After opening the BarTender template, you’ll need to select the correct printer and page setup.  This template assumes a GP-C831 printer using an 8” x 10.875” standard label; both available from Color Label Solutions.  Purchase the GP-C831 printer and labels here: http://stores.colorlabelsolutions.com/ghs-printer-variable-data-bundle-4/ 

Be sure to review BarTender basics to insure you have the correct printer and page layout selected.

Also know; all text is selected to adjust the print fonts to maintain the box size.

In BarTender, click on “Layers” tab in the bottom right section to see the various layers of the label template.

On the Embedded layer, right click and select “Show Only This Layer”.  In this layer, replace the logo file by right clicking, selecting properties, selecting “Picture: on the left side of the Properties dialog box, and selecting “file” to upload your logo.  Also, replace your address information by selecting the address box, right clicking and selecting “Properties”, selecting “Data Source”, and changing the address information.

Next select the Variable layer, right click and select “Show Only This Layer”.  This layer will contain the information you’ve added to the database.

Move these text boxes around the template to fit your specific requirements and aesthetics.  Once finished, right click again on the Variable layer and select show all.

Then select the Print Time layer, right click to select "Show Only This Layer".  Here will have the print time data that can be added prior to a print job. 

If you do not want to have this data added at print time, just delete the boxes.  To add other information such as Fill Date, Expiration Date, Fill Location, etc, just copy the pair of boxes, right click on the variable data text box, select properties, select data source, select transforms, and click on Data Entry Control.

 In this dialog box, you will need to add the correct type of data to enter. 

Once complete, select the Data Entry Form at the bottom of the template to see how the print time form looks:

At print time, the operator will need to add the data prior to printing.

3 more layers exist in this template:  Pictogram 1, 2 and 3.  These are set to print only if data is added to the database.  To confirm or change, right click on a “Pictogram” layer and select properties.  In properties, select print options and change as required.

When you select print preview, the print time data entry will open.  Add the variable data to continue to the print job.

Once you select preview, the complete label will be shown:

GHS Label

Now print the label. 

GP-C831 Drum Label

Please know you’ll probably need to make changes to the template to fit your requirements and aesthetics.  Add other colors, images, etc. to improve the look of your label. 

If you need assistance, contact Color Label Solutions at 855-962-7670.  We’ll be happy to assist you design and print your GHS Drum labels.  Our goal is to make printing GHS Labels a quick and painless process.

Guy Mikel

Saturday, September 20, 2014

GHS Drum Label Rolls

Do you need to print GHS drum labels in a roll to place them on an applicator?  While visiting Label Expo, http://www.labelexpo-americas.com/,  I saw the best option currently available for producing GHS drum labels on a roll; the GP-C831 with a winder solution from Labelmate.

GHS Drum Label Rolls

Watch the video of this solution running on my YouTube channel.

I asked Stuart Ripplinger of Labelmate,  http://labelmateusa.com/#&panel1-1, the manufacturer of this new solution, why this system works better than standard winders for the GP-C831.  According to Stuart, “the new ELU Loop Unwinders and ELR Loop Rewinders have been created for very sensitive printers; that do not work well with the tension that exists between the printer and the Rewinder/Unwinder. When even the weight of a dancer arm resting on the material is too much, you may now use the ELU/ELR units for no tension whatsoever on the printer."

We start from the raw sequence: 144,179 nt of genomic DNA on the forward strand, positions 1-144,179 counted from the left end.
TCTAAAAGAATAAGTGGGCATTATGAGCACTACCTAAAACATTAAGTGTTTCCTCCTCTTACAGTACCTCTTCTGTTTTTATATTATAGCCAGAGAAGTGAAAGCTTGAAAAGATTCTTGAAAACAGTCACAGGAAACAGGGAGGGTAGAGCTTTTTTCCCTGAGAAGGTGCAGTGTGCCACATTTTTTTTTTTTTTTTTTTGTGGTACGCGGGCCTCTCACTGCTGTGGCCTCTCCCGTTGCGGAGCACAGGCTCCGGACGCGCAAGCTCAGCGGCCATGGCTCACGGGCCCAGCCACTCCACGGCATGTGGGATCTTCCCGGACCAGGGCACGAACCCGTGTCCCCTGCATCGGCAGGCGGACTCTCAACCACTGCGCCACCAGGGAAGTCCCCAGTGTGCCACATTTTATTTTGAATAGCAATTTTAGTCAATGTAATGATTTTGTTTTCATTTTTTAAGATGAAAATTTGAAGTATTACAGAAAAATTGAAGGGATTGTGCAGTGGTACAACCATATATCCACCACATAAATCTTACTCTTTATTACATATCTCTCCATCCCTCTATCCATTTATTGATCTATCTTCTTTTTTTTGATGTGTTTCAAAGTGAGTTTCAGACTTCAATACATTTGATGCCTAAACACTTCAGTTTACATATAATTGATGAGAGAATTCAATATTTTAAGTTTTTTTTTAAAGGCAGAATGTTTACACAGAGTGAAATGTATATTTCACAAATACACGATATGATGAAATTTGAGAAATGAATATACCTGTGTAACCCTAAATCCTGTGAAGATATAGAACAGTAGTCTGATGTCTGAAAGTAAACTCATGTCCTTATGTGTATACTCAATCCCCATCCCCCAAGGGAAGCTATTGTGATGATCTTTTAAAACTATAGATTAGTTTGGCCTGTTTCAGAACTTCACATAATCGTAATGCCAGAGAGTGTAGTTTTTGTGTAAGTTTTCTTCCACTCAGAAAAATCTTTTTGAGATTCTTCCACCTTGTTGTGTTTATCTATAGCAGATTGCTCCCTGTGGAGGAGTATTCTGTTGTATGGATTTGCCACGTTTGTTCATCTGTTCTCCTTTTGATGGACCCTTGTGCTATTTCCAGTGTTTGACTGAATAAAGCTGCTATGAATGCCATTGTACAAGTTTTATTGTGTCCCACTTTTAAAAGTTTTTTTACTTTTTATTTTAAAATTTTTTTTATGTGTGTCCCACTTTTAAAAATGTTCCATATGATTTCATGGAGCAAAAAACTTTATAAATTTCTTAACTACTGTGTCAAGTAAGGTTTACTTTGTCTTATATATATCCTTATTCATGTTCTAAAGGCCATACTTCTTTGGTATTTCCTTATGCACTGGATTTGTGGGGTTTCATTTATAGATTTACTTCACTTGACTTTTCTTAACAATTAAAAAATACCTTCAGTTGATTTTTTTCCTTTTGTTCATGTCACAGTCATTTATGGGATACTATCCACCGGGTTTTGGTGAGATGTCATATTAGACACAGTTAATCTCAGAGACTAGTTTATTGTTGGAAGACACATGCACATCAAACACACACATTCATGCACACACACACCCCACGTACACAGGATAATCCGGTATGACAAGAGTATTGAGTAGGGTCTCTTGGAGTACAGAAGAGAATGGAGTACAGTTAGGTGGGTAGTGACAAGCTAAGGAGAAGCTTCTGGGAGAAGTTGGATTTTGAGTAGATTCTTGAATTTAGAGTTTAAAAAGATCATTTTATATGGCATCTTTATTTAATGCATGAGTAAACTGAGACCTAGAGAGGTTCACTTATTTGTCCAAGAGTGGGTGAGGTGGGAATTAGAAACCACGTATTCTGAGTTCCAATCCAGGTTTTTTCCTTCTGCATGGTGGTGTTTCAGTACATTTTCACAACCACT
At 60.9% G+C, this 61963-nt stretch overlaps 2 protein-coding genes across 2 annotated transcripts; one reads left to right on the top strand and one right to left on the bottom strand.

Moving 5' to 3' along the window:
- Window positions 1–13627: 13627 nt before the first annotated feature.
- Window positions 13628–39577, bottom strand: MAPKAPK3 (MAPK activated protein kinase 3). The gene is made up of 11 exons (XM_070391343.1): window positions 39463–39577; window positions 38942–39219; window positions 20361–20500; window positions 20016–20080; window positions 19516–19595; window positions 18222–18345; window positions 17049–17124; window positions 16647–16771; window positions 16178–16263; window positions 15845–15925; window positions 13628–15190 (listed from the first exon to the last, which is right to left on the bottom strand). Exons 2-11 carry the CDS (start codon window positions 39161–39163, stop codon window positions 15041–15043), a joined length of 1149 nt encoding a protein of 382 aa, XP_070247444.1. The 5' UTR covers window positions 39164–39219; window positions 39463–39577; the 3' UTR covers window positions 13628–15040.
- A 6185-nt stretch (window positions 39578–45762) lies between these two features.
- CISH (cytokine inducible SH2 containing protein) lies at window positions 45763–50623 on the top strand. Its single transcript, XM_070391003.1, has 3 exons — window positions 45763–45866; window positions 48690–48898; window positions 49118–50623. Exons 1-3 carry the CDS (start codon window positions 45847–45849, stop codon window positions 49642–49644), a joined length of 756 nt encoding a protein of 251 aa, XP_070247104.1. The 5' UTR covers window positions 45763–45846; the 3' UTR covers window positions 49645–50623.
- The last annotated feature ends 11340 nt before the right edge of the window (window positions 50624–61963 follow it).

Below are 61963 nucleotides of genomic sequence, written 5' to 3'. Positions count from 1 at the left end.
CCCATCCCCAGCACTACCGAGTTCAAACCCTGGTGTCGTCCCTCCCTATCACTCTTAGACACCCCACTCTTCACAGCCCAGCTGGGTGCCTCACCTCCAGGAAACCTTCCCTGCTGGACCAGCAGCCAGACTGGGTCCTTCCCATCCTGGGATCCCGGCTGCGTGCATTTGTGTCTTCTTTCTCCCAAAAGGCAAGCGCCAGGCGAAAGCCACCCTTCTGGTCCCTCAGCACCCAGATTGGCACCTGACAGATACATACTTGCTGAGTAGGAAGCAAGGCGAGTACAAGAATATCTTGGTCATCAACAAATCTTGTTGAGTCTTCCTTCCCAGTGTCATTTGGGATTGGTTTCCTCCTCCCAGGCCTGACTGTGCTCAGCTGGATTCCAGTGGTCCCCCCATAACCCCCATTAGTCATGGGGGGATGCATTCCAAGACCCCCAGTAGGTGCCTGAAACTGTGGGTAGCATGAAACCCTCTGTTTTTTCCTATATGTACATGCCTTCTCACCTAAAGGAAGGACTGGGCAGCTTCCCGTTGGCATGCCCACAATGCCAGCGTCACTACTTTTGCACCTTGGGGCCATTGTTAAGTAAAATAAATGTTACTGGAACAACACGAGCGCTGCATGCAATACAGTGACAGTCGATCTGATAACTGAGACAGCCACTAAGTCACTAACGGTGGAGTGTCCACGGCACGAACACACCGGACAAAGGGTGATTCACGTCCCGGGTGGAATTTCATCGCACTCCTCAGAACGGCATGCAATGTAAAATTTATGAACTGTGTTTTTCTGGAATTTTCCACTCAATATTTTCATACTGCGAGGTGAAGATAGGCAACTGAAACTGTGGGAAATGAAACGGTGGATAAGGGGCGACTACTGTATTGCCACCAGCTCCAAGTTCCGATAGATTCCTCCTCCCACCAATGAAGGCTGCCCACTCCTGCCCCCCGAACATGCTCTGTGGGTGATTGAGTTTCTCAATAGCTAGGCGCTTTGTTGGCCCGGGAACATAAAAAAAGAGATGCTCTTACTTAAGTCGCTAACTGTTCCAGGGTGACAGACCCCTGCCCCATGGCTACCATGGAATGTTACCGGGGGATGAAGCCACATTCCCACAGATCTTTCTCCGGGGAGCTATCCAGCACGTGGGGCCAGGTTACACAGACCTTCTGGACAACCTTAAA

Stuart continues, "the tensioning is done by creating a “lazy loop” of material that forms between the printer and the Rewinder/Unwinder. When using the ELR/ELU units without a WRE weighted roller, the rewound roll will tend to be quite loose. Therefore, the WRE weighted roller can be used in the trough of the loop to add tension on the material so that the rewound roll is not loose.”

As you can see in the picture and video, I asked Stuart if the tractor feed on either side of the labels affected the winders.  Stuart said, “tractor feed holes on the liner makes no difference when rewinding/unwinding with this system.  In addition, ELU/ELR units are able to rewind/unwind perforated liners without any problems.”  In some situations, I can imagine having perforations on liners, and still wanting to rewind, may be of interest.

In addition, Labelmate showed a complete winding system for smaller labels (up to 4.25”) on the TM-C3500.  You can see the winders for this printer running here: 

Stuart said, “The system seen in the video is the complete solution that was manufactured specifically for the TM-C3500 and is supplied with a custom baseplate. The larger units manufactured for use with the GP-C831 printer function the same way, but no baseplate is supplied.”

Alternatives do exist to this system, including laser printers from QLS, the Vivo (http://www.quicklabel.com/products-services/label-printers/color/vivo-touch.html),  from iSys (http://www.isys-label.com/products/edge-850/index.html), and from Neuralog (http://www.neuralog.com/pages/NeuraLabel-Printer.html).  All of these printers are sheet-fed laser or LED printers converted to continuous, roll-fed label printers.  As the print engines were designed as sheet fed, you always waste labels at the end of each print job.  Recently, I visited a company that lost 2, 14” labels at the start of a print job; plus an additional 2, 14” labels at the end of each print job.  Wasting 4 large labels on every print job really costs a lot of money.